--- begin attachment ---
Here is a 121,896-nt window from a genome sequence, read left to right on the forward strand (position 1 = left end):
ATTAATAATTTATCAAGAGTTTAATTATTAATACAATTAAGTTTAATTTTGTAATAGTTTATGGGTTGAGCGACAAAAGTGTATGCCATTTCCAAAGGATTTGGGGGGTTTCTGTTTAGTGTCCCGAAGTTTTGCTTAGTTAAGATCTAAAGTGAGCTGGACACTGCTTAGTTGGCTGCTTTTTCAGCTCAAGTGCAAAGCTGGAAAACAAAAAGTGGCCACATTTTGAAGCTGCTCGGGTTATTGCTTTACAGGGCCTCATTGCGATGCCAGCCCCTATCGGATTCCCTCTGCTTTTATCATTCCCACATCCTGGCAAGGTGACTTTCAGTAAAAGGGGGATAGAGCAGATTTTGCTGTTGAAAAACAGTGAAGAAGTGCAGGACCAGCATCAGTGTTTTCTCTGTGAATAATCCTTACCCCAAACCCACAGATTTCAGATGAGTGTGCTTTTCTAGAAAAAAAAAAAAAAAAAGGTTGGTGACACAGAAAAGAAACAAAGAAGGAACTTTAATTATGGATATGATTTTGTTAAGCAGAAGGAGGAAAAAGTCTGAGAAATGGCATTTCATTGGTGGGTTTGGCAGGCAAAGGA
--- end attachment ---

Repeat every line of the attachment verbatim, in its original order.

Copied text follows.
Here is a 121,896-nt window from a genome sequence, read left to right on the forward strand (position 1 = left end):
ATTAATAATTTATCAAGAGTTTAATTATTAATACAATTAAGTTTAATTTTGTAATAGTTTATGGGTTGAGCGACAAAAGTGTATGCCATTTCCAAAGGATTTGGGGGGTTTCTGTTTAGTGTCCCGAAGTTTTGCTTAGTTAAGATCTAAAGTGAGCTGGACACTGCTTAGTTGGCTGCTTTTTCAGCTCAAGTGCAAAGCTGGAAAACAAAAAGTGGCCACATTTTGAAGCTGCTCGGGTTATTGCTTTACAGGGCCTCATTGCGATGCCAGCCCCTATCGGATTCCCTCTGCTTTTATCATTCCCACATCCTGGCAAGGTGACTTTCAGTAAAAGGGGGATAGAGCAGATTTTGCTGTTGAAAAACAGTGAAGAAGTGCAGGACCAGCATCAGTGTTTTCTCTGTGAATAATCCTTACCCCAAACCCACAGATTTCAGATGAGTGTGCTTTTCTAGAAAAAAAAAAAAAAAAAGGTTGGTGACACAGAAAAGAAACAAAGAAGGAACTTTAATTATGGATATGATTTTGTTAAGCAGAAGGAGGAAAAAGTCTGAGAAATGGCATTTCATTGGTGGGTTTGGCAGGCAAAGGA